Secret St John's - December 2013

Each week we post an image from around the College, focusing on some of the smaller details of St John's.

Please contact Aisling O'Neill if you have any comments about the items or would like to suggest topics for future items.


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Swans and St John's!
30 December 2013

Traditionally, the British Monarch retains the right to ownership of all unmarked mute swans in open water, but today the Queen only exercises ownership on certain stretches of the River Thames and its surrounding tributaries. This tradition dates from the 12th century, during which time swans were a common food source for royalty. Fellows of St John's College are the only people outside the Royal Family legally allowed to eat unmarked mute swans.

Swan traps were originally built into the walls of the College alongside the river, but these are no longer used. Swans for breeding were purchased in the College in 1691 and payments to the Swanyard and for swan maintenance continued for years afterwards. There is proof of the consumption of cygnets through to 1896, and until 1986 ‘swan’ was served (in some form or another) at the May Ball.

College Christmas trees
23 December 2013

The Christmas tree in Hall comes from Elveden Estate in Suffolk, and this year it measures around 23 feet in height. The College has been sourcing its tree from Elveden for several years now, and the estate has a nationwide reputation for supplying some of the best corporate and town centre display trees across England, Scotland and Wales. It takes several hours and thousands of lights and ornaments to decorate it, but I am sure that you will all agree that the final result is certainly very festive.

Season’s greetings to all members of our Johnian community and wishing you all the best for 2014.

Humphrey Gower
16 December 2013

Humphrey Gower was appointed Master of St John’s College on 3 December 1679, a post he occupied until his death in 1711. He is the longest serving Master of the College and twice hosted King Charles II in Cambridge.
In July 1693, when twenty of the Fellows refused to acknowledge William III as King, Gower was ordered to eject them. Gower refused, and steps were taken to indict him at the Cambridge assizes, but the grand jury threw out the bill. A second order was issued in the following October, but, the names of the nonjuring fellows having been omitted, Gower again refused to eject them, alleging that it did not appear who they were, and the court of king's bench declined to pursue the issue.

Gower died at St John's College on 27 March 1711, and was buried in the original College Chapel. He now lies beneath the Old Music Room, which was constructed in 1866-9 along with the new Chapel.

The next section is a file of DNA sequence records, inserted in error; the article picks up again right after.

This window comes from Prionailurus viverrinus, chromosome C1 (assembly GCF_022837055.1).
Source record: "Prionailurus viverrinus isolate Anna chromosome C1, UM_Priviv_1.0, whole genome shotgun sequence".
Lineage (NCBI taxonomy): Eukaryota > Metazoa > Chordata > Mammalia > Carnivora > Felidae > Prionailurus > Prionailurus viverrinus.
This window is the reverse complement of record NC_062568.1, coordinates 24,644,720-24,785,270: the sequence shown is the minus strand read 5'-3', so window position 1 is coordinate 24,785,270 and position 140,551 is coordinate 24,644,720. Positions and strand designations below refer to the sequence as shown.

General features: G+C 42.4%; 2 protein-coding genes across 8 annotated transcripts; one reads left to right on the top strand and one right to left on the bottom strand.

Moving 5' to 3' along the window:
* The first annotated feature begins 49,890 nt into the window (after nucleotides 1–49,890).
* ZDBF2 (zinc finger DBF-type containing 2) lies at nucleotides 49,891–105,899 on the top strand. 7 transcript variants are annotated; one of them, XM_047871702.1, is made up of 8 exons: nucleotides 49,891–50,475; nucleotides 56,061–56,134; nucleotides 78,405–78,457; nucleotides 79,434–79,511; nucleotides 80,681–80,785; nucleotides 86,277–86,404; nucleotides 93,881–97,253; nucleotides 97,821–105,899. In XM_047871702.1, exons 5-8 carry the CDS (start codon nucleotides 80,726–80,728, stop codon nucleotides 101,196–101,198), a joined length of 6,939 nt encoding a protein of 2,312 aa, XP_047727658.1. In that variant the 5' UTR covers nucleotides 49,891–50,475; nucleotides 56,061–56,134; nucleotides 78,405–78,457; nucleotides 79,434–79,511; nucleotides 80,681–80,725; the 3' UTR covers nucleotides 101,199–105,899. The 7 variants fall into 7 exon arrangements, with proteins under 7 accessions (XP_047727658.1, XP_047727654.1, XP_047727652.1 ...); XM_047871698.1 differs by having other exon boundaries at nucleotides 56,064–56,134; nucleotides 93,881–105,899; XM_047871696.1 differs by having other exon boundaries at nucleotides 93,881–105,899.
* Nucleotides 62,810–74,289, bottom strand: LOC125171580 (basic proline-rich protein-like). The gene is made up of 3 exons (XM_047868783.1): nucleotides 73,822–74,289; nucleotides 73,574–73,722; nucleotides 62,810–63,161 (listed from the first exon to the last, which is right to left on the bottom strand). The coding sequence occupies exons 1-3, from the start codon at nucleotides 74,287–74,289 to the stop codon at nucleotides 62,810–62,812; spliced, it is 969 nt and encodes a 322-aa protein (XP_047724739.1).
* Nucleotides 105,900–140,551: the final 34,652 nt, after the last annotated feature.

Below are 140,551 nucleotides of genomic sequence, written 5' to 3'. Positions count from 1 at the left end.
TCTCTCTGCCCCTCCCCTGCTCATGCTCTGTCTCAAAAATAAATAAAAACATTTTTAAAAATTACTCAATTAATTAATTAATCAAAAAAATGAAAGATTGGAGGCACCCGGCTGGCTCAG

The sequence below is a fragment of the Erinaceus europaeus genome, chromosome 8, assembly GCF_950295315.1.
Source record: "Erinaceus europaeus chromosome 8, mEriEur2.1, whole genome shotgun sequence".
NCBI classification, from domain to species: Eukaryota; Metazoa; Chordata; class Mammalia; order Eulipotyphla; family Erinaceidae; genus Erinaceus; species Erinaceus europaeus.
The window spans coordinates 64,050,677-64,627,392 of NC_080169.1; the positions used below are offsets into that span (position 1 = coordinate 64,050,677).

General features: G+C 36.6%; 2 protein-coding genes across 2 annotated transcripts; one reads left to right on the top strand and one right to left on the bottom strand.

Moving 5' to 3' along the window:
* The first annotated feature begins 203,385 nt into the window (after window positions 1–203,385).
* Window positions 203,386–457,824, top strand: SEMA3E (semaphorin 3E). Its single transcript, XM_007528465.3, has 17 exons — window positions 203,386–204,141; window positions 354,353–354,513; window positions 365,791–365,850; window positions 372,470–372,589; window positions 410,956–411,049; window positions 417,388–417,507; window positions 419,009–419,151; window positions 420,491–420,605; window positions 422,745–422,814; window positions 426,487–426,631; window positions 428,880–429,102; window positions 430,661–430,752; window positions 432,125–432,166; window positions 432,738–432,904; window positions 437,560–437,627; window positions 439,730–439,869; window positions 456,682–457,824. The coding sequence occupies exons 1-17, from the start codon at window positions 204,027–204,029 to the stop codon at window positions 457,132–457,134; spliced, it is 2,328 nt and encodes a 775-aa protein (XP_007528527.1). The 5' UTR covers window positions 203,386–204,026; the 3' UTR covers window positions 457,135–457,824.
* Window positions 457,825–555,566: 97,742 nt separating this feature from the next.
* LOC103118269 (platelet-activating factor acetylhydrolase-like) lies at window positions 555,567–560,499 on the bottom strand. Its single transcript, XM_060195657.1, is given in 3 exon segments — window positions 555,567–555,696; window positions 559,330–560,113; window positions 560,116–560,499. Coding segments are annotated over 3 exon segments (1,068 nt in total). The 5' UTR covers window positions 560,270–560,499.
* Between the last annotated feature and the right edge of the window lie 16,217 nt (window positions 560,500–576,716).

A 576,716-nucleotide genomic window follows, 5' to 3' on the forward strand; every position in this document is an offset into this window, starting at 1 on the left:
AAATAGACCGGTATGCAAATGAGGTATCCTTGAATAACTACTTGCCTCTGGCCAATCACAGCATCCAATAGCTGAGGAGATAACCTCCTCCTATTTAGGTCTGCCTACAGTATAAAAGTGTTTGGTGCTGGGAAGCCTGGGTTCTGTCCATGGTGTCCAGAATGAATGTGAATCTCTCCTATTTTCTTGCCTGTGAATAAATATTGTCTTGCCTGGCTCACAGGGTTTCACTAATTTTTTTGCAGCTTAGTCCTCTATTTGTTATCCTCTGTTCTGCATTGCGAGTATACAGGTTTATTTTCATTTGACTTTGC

St John's and the Varsity Match: Part 2
09 December 2013

Following the 131st match in 2012, Oxford have 56 wins, while Cambridge maintain the lead with 61; 14 games have ended in draws. Possibly the most notable recent Johnian to appear for Cambridge in the Varsity match was Rob Andrew (1982), who played at fly half in the victories of 1982 and 1983 before captaining the Cambridge team to victory once again in 1984. Rob went on to play 71 times for England, and also played 5 matches for the British and Irish Lions before becoming Director of Rugby at Newcastle Falcons and later Director of Operations at the RFU.
This year’s Varsity match takes place on Thursday 12 December at Twickenhan, with the Cambridge team featuring two Johnians: Tom Pascoe and Jack Baker.

St John's and the Varsity Match: Part 1
02 December 2013

Since 1872, the year of the first Varsity match, St John’s has produced 91 Rugby Blues, second only to Trinity with 122. Two Johnians took part in the match of 1880 – James A Bevan and P T Wrigley. Wrigley had also represented Cambridge in 1878 and 1879, and both Bevan and Wrigley were part of the team in 1877.

The 1880 Varsity match was played at Richardson’s Field at Blackheath for the first time, having previously taken place at the Oval. The match was drawn with one try apiece. Bevan almost won the match with a drop goal, but the umpires disallowed it after a dispute. Two months later Bevan captained the Welsh team against the English in the first international match between these two nations, and in Wales’s first ever international. Under modern scoring values the Welsh lost the game 82-0, and Bevan never played for his country again, choosing instead the life of an Anglican clergyman.

The Cambridge University XV of 1880: Back Row (L-R): R M Yetts, J G Tait, A R Don Wauchope, E Rice, S Pater, J A Bevan, E Storey, W M MacLeod. Front Row: E S Chapman, H G Fuller, J T Steele, C P Wilson, P T Wrigley, H Y L Smith, A S Taylor.

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